Sky TV’s rates in Mexico, where it offers four packages, are within the same range. Its premium package costs MXN 1039 (N19, 798.52). The package just below it attracts MXN 829 (N15, 796. 52), while the last two packages cost MXN 649 (N12, 366.93) and MXN 569 (N10, 842.50) respectively.

Australia’s Foxtel also charges similar rates monthly.

The cost of its entry level package is Australian dollars or AUD 26 (N6, 961.60). The one above that costs AUD 46 (N12, 316. 67). Just above that is a package that costs AUD 55 (N14, 726. 45). The provider’s premium bouquet attracts AUD 75 Australian.

US operator, Direct TV, charges $35 (N12, 635) for its lowest package, Select. Its slightly higher package, Entertainment, costs $40 (N14, 440), while the one above that, Choice, goes for $45 (N16, 245). Its Xtra package attracts $55 (N19, 855). Direct TV’s biggest packages, cost $110 (N38, 710) and $60 (N21, 660) respectively.

Investigations show that globally, pay TV price increases draw impassioned subscriber debates, with the prevalent view being that operators are remorselessly exploitative. In most parts of the world, operators increase prices yearly, further inflaming subscriber anger.

According to its most recent report, the US Federal Communications Commission’s Media Bureau said Pay TV providers are adding the extra fees to cover their rising costs so they can continue to promote relatively attractive prices.

The industry’s ecosystem, findings show, is one that leaves operators at the mercy of content producers/TV networks, with the latter regularly charging more for programming content on which the former depends for viability. For years, Pay TV operators worldwide have battled, unsuccessfully, with hikes in programming costs, which erode their margins. Content owners have also continued to state that the rise in the fees operators pay to broadcast their content is largely a product of the jump in their own costs of producing such content.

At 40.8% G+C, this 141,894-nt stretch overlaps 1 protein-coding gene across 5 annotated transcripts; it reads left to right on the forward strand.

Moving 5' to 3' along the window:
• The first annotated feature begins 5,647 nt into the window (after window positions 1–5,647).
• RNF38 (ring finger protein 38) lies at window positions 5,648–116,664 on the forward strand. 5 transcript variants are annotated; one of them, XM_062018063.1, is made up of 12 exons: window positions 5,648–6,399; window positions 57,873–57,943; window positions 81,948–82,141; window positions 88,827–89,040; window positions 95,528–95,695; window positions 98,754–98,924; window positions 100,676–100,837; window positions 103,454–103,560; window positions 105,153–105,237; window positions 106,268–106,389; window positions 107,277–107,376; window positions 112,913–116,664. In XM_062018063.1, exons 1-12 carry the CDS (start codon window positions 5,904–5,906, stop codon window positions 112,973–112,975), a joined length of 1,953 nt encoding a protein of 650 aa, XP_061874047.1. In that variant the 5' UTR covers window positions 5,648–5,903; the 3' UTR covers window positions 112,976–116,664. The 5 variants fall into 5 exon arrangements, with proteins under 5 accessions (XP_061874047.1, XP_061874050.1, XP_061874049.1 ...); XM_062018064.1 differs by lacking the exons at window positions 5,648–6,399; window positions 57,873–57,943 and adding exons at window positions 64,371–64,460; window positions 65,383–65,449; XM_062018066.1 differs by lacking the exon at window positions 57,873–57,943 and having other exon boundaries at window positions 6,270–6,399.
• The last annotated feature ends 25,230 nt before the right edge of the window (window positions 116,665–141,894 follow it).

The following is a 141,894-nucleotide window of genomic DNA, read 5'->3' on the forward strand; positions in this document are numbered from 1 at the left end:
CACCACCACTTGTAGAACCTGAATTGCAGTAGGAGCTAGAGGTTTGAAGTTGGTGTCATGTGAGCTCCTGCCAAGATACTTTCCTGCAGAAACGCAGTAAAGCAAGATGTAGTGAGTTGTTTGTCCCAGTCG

In particular, the cost of sporting content, a hot Pay TV property, has continued to climb and very steeply, too. Broadcasters have continued to fork out more money to retain rights to content of sports leagues such as the English Premier League, LaLiga, Bundesliga, Serie A and NBA), which fall into the category of must-have programming.

With the lion’s share of out-of-the-world salaries paid to sports stars coming from television revenue, for example, owners of sporting contents, a dealing with rising costs of their own and transferring such to pay TV companies, which have no option than to transfer a slice of such to their subscribers.

According to some analysts’ estimates, these costs have climbed between eight and 10 per cent in each of the past four years.

In certain cases, analysts also said, the rise in pay TV subscription rates are also informed, to a lesser extent, though by better consumer experience, through frequent additions of new features and functions to services.

According to consumerreports.org, most US Pay TV operators hiked their prices in 2018, with some introducing hidden fees.

“The cable companies we contacted said the price hikes are mainly driven by the rising costs they face for carrying traditional broadcast networks, such as CBS and Fox, and regional sports channels,” wrote the site.